Provincial governments, which had resisted Beijing’s dictats to reduce coal use, began to be brought into line. As Xi accumulated more power, by marginalizing his enemies or having them arrested for corruption, it became increasingly risky to mess with Beijing. But the provinces too are shifting away from their GDP obsession to a greater emphasis on quality of life.
The first phase of China’s national carbon market is expected to get under way this year. The Paris agreement and Xi’s constructive role in it greatly enhanced the influence of China’s environment ministry in bureaucratic tussles. Paris is now a powerful card to play, and incorporating environmental governance into policy has become the ‘new normal’.
Coal use has now topped out in China, and total emissions are expected to peak around 2022-23, well ahead of the committed date of 2030 under the Paris Agreement. Unlike the United States, China takes its Intended Nationally Determined Contribution under the Paris accord very seriously.
China’s carbon cuts
Beijing has a number of motives for taking an aggressive approach to carbon emissions. The headline one is social discontent due to appalling air pollution in the cities. Instead of closing coal-fired power stations, pollution levels could have been cut sharply by fitting scrubbers to them (as is done in the west), leaving carbon emissions untouched. But there are other reasons for cutting coal consumption.
One is to undermine the power base of some of the most corrupt officials in the country, the bosses of the coal and electricity sectors. Unlike most of China’s leaders, Xi is no a technocrat, which helps.
Beyond these domestic goals, the Party’s leadership can see a larger global dimension. Hastening China’s transition to low-carbon energy promises to give China ascendancy in the emerging renewable energy industries, industries set for massive expansion over the next decades as coal and oil combustion declines. Vast opportunities are available for the nation that manages to take the lead, and China is well on the way to doing so.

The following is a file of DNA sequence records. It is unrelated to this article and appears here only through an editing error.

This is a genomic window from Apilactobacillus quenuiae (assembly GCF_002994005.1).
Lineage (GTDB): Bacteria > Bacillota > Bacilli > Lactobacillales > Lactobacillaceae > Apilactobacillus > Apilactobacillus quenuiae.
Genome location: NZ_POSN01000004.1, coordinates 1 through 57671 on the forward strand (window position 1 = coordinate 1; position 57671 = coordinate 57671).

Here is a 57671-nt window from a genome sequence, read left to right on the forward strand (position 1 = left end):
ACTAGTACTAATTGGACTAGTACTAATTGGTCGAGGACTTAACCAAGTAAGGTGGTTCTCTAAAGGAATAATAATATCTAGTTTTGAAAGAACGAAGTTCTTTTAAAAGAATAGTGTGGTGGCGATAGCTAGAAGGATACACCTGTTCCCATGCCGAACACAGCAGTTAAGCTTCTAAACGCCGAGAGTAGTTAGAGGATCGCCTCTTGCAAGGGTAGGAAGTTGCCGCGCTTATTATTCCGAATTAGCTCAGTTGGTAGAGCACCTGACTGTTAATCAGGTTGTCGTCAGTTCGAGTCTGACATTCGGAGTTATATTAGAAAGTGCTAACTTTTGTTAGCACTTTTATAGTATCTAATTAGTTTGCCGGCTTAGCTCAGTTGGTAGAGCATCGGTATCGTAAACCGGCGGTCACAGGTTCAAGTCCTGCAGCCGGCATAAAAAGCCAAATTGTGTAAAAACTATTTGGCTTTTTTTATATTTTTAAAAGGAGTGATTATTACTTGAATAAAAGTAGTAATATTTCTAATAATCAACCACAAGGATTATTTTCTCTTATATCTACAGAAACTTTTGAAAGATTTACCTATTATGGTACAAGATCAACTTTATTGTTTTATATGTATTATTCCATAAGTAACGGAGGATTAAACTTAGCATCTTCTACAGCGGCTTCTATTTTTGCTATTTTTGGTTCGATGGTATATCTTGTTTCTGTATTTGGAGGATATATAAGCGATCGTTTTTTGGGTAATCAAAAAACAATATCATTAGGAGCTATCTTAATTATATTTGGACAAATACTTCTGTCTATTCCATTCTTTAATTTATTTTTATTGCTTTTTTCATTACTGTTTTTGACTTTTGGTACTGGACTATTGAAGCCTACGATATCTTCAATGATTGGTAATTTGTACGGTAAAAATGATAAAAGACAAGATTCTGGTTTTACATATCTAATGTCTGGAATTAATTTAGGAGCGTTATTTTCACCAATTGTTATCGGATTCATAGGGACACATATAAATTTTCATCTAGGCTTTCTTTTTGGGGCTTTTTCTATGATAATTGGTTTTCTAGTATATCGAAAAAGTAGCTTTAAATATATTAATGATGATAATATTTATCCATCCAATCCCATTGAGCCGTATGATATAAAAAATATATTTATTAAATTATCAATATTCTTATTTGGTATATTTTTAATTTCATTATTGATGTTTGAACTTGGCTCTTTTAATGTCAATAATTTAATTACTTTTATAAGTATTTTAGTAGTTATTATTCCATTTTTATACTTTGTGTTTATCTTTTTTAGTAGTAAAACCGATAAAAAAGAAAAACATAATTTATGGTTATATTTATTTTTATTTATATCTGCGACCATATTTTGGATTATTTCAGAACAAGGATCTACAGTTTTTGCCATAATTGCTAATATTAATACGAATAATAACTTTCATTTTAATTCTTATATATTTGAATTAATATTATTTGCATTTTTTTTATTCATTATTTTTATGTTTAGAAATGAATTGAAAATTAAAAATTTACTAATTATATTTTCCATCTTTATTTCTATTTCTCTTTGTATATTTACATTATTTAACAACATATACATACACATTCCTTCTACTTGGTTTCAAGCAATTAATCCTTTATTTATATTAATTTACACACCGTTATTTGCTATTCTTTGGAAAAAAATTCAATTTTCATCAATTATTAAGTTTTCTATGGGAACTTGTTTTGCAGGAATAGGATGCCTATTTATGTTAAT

This is why Trump’s decision is not just a serious set-back to global efforts to limit emissions but also damages US economic prospects. When US companies find they must go to China to buy their energy generation equipment they will understand that ‘America first’ means America loses. Some of them can see it already.
A new world leader
At the highest level of strategy, Trump’s decision to ditch the Paris agreement presents Beijing with a golden opportunity to take on the mantle of global leadership. China has been slowly and systematically pursuing that role over some years by, for example, expanding its role in UN peace-keeping efforts.
And it has been presenting itself as the new champion of global economic integration. President Xi’s speech at Davos in January, where he condemned protectionism and lauded the benefits of free trade and investment flows, was timed to contrast with the Trumpian retreat.
The United States abandonment of the Trans-Pacific Partnership, which through more trade and investment would have strengthened US ties to East and Southeast Asia, left a hole for China to step into. The grand One Belt, One Road initiative is a pitch for global economic leadership that will grow as the United States shrinks into itself.
Climate change presents China with the opportunity to acquire new legitimacy and respect as a world leader, offsetting the damage from its aggression in the South China Sea and escalating repression at home.
Some analysts say that China is not yet ready to become the global leader, and displays a certain reluctance to seize the mantle. But faced with indecision and disorder in the west the Party leadership has often had to decide to grab a chance while it is there, or bide its time and take the risk that it will be much harder later.
US withdrawal from global climate change leadership may be too good an opportunity to let pass. And there could be no better way for Beijing to demonstrate its claimed commitment to a peaceful and prosperous world than by directing the billions of dollars promised under the One Belt, One Road Initiative into low-carbon energy systems in developing countries. Developed countries too may find the lure of Chinese lucre too strong to resist and end up with energy infrastructures stamped ‘Made in China’.
In the early 15th century the Ming Dynasty in China undertook a series of expensive oceangoing expeditions called the Treasure Voyages. Despite the voyages’ success, elements of the elite opposed them. “These voyages are bad, very bad,” we can imagine them tweeting. “They are a bad deal for China.” Eventually these inward-looking, isolationist leaders gained enough power to prevent future voyages.